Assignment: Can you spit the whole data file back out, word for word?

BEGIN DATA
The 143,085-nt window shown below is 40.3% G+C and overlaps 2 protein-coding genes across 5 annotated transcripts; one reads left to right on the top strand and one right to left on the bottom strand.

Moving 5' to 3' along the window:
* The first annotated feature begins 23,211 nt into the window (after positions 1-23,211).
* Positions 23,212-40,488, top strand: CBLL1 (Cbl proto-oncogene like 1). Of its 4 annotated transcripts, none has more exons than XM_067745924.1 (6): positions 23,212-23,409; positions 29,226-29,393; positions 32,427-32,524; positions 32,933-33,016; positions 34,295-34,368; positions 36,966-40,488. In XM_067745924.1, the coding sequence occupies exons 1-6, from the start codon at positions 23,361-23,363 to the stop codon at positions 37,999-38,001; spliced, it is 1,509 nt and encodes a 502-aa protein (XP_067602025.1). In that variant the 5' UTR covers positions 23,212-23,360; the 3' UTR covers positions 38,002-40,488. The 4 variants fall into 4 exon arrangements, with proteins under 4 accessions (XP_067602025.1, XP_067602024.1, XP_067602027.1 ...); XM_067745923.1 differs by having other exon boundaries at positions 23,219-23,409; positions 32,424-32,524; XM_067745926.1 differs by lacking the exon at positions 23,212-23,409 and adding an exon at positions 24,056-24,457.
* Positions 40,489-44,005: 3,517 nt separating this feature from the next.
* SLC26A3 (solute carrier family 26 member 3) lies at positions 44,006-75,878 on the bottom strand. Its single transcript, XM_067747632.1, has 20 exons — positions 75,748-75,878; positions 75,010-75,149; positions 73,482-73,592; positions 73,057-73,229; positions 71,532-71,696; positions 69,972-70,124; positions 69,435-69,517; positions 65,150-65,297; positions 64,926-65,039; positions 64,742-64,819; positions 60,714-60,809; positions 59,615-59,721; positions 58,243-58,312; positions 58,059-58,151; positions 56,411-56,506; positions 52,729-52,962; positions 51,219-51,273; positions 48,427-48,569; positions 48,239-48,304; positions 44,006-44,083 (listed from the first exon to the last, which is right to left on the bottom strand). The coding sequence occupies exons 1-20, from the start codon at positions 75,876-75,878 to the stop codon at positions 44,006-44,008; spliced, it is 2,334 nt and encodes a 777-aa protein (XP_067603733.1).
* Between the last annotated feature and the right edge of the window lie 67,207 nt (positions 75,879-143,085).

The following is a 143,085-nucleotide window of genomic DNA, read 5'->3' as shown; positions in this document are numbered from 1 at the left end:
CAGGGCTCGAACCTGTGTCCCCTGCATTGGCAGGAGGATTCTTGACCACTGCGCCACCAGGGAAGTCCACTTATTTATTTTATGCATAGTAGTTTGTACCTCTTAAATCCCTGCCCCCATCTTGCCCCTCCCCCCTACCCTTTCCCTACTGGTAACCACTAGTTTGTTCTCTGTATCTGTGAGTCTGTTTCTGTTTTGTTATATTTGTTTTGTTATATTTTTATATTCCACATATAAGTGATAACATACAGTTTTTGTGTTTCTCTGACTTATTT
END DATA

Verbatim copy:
The 143,085-nt window shown below is 40.3% G+C and overlaps 2 protein-coding genes across 5 annotated transcripts; one reads left to right on the top strand and one right to left on the bottom strand.

Moving 5' to 3' along the window:
* The first annotated feature begins 23,211 nt into the window (after positions 1-23,211).
* Positions 23,212-40,488, top strand: CBLL1 (Cbl proto-oncogene like 1). Of its 4 annotated transcripts, none has more exons than XM_067745924.1 (6): positions 23,212-23,409; positions 29,226-29,393; positions 32,427-32,524; positions 32,933-33,016; positions 34,295-34,368; positions 36,966-40,488. In XM_067745924.1, the coding sequence occupies exons 1-6, from the start codon at positions 23,361-23,363 to the stop codon at positions 37,999-38,001; spliced, it is 1,509 nt and encodes a 502-aa protein (XP_067602025.1). In that variant the 5' UTR covers positions 23,212-23,360; the 3' UTR covers positions 38,002-40,488. The 4 variants fall into 4 exon arrangements, with proteins under 4 accessions (XP_067602025.1, XP_067602024.1, XP_067602027.1 ...); XM_067745923.1 differs by having other exon boundaries at positions 23,219-23,409; positions 32,424-32,524; XM_067745926.1 differs by lacking the exon at positions 23,212-23,409 and adding an exon at positions 24,056-24,457.
* Positions 40,489-44,005: 3,517 nt separating this feature from the next.
* SLC26A3 (solute carrier family 26 member 3) lies at positions 44,006-75,878 on the bottom strand. Its single transcript, XM_067747632.1, has 20 exons — positions 75,748-75,878; positions 75,010-75,149; positions 73,482-73,592; positions 73,057-73,229; positions 71,532-71,696; positions 69,972-70,124; positions 69,435-69,517; positions 65,150-65,297; positions 64,926-65,039; positions 64,742-64,819; positions 60,714-60,809; positions 59,615-59,721; positions 58,243-58,312; positions 58,059-58,151; positions 56,411-56,506; positions 52,729-52,962; positions 51,219-51,273; positions 48,427-48,569; positions 48,239-48,304; positions 44,006-44,083 (listed from the first exon to the last, which is right to left on the bottom strand). The coding sequence occupies exons 1-20, from the start codon at positions 75,876-75,878 to the stop codon at positions 44,006-44,008; spliced, it is 2,334 nt and encodes a 777-aa protein (XP_067603733.1).
* Between the last annotated feature and the right edge of the window lie 67,207 nt (positions 75,879-143,085).

The following is a 143,085-nucleotide window of genomic DNA, read 5'->3' as shown; positions in this document are numbered from 1 at the left end:
CAGGGCTCGAACCTGTGTCCCCTGCATTGGCAGGAGGATTCTTGACCACTGCGCCACCAGGGAAGTCCACTTATTTATTTTATGCATAGTAGTTTGTACCTCTTAAATCCCTGCCCCCATCTTGCCCCTCCCCCCTACCCTTTCCCTACTGGTAACCACTAGTTTGTTCTCTGTATCTGTGAGTCTGTTTCTGTTTTGTTATATTTGTTTTGTTATATTTTTATATTCCACATATAAGTGATAACATACAGTTTTTGTGTTTCTCTGACTTATTT